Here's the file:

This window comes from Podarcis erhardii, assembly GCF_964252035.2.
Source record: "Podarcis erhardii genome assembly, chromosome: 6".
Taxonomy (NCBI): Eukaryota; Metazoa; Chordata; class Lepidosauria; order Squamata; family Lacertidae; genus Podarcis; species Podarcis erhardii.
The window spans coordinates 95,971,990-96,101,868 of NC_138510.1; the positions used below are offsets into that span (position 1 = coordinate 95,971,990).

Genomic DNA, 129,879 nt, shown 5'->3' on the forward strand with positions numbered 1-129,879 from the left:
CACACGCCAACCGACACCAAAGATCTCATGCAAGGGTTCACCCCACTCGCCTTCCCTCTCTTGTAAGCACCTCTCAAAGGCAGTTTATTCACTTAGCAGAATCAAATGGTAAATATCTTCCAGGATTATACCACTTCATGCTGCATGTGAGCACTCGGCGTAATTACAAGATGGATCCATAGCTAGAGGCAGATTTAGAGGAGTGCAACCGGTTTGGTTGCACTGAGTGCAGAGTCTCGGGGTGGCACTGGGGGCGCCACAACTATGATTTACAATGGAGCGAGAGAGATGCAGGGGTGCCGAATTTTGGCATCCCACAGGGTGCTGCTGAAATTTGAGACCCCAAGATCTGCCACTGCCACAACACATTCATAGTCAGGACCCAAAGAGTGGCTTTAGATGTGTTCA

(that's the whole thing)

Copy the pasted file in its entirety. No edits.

This window comes from Podarcis erhardii, assembly GCF_964252035.2.
Source record: "Podarcis erhardii genome assembly, chromosome: 6".
Taxonomy (NCBI): Eukaryota; Metazoa; Chordata; class Lepidosauria; order Squamata; family Lacertidae; genus Podarcis; species Podarcis erhardii.
The window spans coordinates 95,971,990-96,101,868 of NC_138510.1; the positions used below are offsets into that span (position 1 = coordinate 95,971,990).

Genomic DNA, 129,879 nt, shown 5'->3' on the forward strand with positions numbered 1-129,879 from the left:
CACACGCCAACCGACACCAAAGATCTCATGCAAGGGTTCACCCCACTCGCCTTCCCTCTCTTGTAAGCACCTCTCAAAGGCAGTTTATTCACTTAGCAGAATCAAATGGTAAATATCTTCCAGGATTATACCACTTCATGCTGCATGTGAGCACTCGGCGTAATTACAAGATGGATCCATAGCTAGAGGCAGATTTAGAGGAGTGCAACCGGTTTGGTTGCACTGAGTGCAGAGTCTCGGGGTGGCACTGGGGGCGCCACAACTATGATTTACAATGGAGCGAGAGAGATGCAGGGGTGCCGAATTTTGGCATCCCACAGGGTGCTGCTGAAATTTGAGACCCCAAGATCTGCCACTGCCACAACACATTCATAGTCAGGACCCAAAGAGTGGCTTTAGATGTGTTCA